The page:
From an American point of view, some areas of the world are somewhat easier to visit than others. Europe, while at times pricey, isn’t that difficult to navigate frankly. Although there are language differences, the food is familiar, the culture is similar and for the most part everything is pretty much as it seems. When expanding our travel circle to other areas of the world though, appearances can be deceptive and travelers may find themselves in uncomfortable and even compromising situations.
The Palace is Closed Today
My first experience with a non-Western country was Thailand. No matter what anyone tells you, your first time in a developing nation can be a culture shock at first. On our second day, we were walking from the river taxi pier to the Grand Palace, the most popular tourist attraction in Bangkok. Within a few paces of leaving the boat, we were approached by a man who tried to convince us that the Grand Palace was closed that day, but he would help us see other sights instead. Even though I knew he was trying to lure us away to get our business, I still hesitated half a second before my partner grabbed my arm and whisked me away. I’ve since observed that this is a fairly popular con targeted towards tourists. The con artist tries to take advantage of a person’s ignorance or naiveté in order to make a quick buck, or worse. I have a friend who fell into a similar trap in India and wound up in a horrible situation where a tourist agency actually had possession of his passport and threatened not to return it unless certain travel packages were purchased.
The lesson here is to not ignore local advice, but to use common sense. If a situation feels wrong, then it probably is. Trust your gut and you’ll be fine.
No, you don’t really want to go there…
On our trip to Marrakech we made the foolish decision to stay at a Western-style hotel ten minutes from the Old City. The hotel was fine, but pretty bland in retrospect. As independent travelers, we didn’t mind the walk or navigating our way around town, most of the time. There was a certain location in the medina that I couldn’t seem to find on my own, yet wanted to visit, so I asked the hotel concierge to call a cab so they could just take us there. The fare would be less than $5 and well worth the time it would save us by not getting lost. I thought he understood my request, until it came time to give the cabbie instructions. The concierge and the cabbie had a five minute conversation in a mix of French and Arabic, all the time looking and pointing at us. Finally, he approached with the map I had given him and told us flatly that we really didn’t want to go there. This was a personal first and I just stared at him, incredulous at the comment. The concierge, I call him Mr. Swarthy, took advantage of my hesitation and said “Here, you want to go to this mall instead. There‘s nothing to see in the medina, it‘s just crowded and dirty.” That’s when I knew I was in trouble. I’ve heard that before. “We’ll take you there, but first visit my cousin, he has a shop…” I looked at him straight in the eye, stood up tall and let him know in no uncertain terms that I did not need to buy leather goods and I actually yes, did want to go to the medina. He got the idea, quickly issued a command to the cabbie and that was that.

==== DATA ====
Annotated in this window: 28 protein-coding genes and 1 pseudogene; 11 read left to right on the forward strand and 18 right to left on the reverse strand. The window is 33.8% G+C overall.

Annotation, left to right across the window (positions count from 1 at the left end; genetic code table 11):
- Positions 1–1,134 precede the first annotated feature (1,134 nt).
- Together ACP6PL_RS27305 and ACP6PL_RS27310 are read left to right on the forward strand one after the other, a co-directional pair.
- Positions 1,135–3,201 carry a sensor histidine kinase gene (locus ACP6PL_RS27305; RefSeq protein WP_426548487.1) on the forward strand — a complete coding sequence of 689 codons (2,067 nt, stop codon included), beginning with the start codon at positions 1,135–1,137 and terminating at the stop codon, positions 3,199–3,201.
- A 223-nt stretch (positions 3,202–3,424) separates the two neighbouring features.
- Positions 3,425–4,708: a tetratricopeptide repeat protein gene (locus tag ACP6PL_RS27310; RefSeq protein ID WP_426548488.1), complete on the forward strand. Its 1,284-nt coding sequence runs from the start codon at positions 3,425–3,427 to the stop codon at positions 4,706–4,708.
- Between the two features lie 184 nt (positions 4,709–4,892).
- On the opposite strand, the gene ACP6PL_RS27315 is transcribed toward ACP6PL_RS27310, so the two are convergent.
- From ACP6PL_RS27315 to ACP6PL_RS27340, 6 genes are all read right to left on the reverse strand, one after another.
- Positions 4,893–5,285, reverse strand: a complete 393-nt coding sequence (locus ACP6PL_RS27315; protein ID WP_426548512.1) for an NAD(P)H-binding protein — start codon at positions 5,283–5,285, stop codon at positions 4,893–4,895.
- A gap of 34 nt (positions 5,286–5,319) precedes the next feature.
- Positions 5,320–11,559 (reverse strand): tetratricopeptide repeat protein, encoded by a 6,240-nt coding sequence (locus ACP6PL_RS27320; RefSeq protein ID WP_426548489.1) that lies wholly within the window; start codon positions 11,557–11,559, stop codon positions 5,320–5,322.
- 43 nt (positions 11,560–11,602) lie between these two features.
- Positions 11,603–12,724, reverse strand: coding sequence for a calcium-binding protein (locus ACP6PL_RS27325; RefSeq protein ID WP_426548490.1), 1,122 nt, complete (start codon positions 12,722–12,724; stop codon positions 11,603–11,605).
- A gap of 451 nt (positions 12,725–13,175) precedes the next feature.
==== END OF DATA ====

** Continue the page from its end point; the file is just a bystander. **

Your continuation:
It’s not that the concierge was trying to take advantage of me, not exactly. Rather, he was trying to help himself by sending me to a friend or family member who would throw him a few bucks for referring me. The intent isn’t malicious, although it may at first appear so to someone not familiar with the complex social networks which exist in many countries around the world. Just because he wants to get paid off though doesn’t mean that you have to be a willing participant. While it’s not always possible to avoid the mint tea/buy a rug experience, if you’re firm but polite, you can usually bypass the situation altogether.
Super Duper Official Airport Taxi